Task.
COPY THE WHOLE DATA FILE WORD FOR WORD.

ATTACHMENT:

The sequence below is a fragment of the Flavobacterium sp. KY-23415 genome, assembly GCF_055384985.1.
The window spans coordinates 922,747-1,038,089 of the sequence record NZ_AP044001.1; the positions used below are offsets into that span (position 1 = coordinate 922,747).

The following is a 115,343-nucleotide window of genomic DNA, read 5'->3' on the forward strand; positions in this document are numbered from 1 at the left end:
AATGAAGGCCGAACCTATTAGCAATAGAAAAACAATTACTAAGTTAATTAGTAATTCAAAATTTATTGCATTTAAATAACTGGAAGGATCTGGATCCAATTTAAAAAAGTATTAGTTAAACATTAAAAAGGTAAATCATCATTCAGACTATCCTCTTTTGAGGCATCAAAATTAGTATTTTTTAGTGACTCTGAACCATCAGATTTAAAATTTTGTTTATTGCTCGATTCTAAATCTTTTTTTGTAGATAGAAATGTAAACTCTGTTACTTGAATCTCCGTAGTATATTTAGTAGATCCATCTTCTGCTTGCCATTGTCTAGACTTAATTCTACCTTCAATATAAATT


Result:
The sequence below is a fragment of the Flavobacterium sp. KY-23415 genome, assembly GCF_055384985.1.
The window spans coordinates 922,747-1,038,089 of the sequence record NZ_AP044001.1; the positions used below are offsets into that span (position 1 = coordinate 922,747).

The following is a 115,343-nucleotide window of genomic DNA, read 5'->3' on the forward strand; positions in this document are numbered from 1 at the left end:
AATGAAGGCCGAACCTATTAGCAATAGAAAAACAATTACTAAGTTAATTAGTAATTCAAAATTTATTGCATTTAAATAACTGGAAGGATCTGGATCCAATTTAAAAAAGTATTAGTTAAACATTAAAAAGGTAAATCATCATTCAGACTATCCTCTTTTGAGGCATCAAAATTAGTATTTTTTAGTGACTCTGAACCATCAGATTTAAAATTTTGTTTATTGCTCGATTCTAAATCTTTTTTTGTAGATAGAAATGTAAACTCTGTTACTTGAATCTCCGTAGTATATTTAGTAGATCCATCTTCTGCTTGCCATTGTCTAGACTTAATTCTACCTTCAATATAAATT